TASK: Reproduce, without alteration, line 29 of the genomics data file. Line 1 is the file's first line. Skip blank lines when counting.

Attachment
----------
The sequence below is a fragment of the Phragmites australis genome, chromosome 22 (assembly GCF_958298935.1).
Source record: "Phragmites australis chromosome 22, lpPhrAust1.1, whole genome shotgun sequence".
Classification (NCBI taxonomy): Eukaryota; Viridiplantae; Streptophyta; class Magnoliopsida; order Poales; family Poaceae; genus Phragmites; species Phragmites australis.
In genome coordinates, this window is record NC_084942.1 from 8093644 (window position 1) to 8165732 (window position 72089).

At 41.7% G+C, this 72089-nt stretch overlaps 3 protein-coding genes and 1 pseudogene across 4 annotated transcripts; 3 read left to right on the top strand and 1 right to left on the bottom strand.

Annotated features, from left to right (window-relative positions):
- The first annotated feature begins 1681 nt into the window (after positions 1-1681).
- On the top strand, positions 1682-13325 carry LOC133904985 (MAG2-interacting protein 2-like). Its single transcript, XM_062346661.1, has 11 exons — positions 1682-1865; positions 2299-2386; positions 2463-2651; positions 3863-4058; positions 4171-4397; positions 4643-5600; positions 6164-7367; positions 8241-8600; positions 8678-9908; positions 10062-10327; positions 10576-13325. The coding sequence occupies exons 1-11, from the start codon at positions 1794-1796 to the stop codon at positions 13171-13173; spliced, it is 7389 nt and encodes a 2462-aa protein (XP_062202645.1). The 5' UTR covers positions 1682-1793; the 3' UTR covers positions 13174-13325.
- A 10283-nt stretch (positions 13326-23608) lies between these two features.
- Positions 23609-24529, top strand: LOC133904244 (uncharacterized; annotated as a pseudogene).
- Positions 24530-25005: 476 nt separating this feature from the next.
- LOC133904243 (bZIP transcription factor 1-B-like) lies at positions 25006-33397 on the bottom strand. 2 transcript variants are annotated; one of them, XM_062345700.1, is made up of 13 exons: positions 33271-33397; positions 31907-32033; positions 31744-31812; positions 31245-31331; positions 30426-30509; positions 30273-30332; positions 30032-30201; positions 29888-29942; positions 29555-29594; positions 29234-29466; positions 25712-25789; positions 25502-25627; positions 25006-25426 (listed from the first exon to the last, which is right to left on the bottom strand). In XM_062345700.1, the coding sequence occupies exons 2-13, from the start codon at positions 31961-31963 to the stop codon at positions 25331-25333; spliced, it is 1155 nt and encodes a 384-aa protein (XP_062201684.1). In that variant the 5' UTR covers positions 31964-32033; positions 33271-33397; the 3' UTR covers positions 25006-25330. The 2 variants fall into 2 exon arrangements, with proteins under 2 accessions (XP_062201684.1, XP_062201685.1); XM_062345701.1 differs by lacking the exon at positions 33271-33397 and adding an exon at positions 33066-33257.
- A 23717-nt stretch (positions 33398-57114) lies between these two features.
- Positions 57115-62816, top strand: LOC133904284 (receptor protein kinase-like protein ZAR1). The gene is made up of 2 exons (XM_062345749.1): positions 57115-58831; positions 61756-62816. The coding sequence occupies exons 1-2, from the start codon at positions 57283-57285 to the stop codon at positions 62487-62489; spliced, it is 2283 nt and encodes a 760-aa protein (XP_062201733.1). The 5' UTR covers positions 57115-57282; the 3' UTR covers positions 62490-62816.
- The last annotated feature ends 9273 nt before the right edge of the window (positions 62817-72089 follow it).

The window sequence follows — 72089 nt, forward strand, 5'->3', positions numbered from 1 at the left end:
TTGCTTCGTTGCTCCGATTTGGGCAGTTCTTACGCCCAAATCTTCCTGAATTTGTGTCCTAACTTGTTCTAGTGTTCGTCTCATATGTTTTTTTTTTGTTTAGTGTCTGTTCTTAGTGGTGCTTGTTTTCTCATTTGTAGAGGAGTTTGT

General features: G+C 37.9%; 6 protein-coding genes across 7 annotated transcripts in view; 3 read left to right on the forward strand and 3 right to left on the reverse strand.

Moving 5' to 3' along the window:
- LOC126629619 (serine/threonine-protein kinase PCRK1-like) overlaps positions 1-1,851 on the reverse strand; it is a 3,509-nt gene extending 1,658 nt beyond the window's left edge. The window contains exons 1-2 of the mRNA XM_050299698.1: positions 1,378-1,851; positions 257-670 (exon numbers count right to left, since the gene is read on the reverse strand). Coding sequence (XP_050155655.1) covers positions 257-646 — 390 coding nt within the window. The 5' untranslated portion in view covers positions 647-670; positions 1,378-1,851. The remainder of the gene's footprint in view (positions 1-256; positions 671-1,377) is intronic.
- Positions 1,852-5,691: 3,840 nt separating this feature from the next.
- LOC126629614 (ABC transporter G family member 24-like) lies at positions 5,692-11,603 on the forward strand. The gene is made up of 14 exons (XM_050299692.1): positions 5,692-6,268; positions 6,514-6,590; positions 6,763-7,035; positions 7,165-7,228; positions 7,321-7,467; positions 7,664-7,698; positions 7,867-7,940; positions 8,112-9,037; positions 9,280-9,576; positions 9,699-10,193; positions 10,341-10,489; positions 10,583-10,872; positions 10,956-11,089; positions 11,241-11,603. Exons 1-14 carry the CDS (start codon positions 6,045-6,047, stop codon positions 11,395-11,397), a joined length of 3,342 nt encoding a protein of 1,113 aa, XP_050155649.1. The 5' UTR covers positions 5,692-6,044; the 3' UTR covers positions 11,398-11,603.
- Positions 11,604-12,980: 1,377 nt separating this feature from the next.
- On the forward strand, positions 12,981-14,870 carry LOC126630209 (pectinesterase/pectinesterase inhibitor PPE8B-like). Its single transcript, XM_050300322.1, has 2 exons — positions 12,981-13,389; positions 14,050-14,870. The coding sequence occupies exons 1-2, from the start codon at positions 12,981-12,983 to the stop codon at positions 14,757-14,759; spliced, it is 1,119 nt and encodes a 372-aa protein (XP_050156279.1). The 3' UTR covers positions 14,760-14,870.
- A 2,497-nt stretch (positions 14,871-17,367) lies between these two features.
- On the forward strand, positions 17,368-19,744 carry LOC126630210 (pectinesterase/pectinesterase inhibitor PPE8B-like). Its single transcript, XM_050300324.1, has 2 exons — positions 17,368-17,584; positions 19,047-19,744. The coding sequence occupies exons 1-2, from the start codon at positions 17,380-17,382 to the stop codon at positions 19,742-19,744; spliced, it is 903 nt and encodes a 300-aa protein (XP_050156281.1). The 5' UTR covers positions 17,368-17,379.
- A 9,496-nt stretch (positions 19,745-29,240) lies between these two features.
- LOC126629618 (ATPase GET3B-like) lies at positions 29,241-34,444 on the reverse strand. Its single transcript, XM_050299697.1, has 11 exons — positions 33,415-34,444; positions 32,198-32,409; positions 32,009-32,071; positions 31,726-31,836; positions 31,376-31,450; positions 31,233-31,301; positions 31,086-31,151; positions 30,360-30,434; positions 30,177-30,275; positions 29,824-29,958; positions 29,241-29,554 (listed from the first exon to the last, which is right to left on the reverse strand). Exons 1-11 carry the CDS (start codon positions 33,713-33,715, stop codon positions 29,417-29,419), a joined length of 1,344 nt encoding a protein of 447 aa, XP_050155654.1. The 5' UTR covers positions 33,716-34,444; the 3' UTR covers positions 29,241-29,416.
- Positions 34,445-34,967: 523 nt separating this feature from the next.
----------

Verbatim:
- Positions 34,445-34,967: 523 nt separating this feature from the next.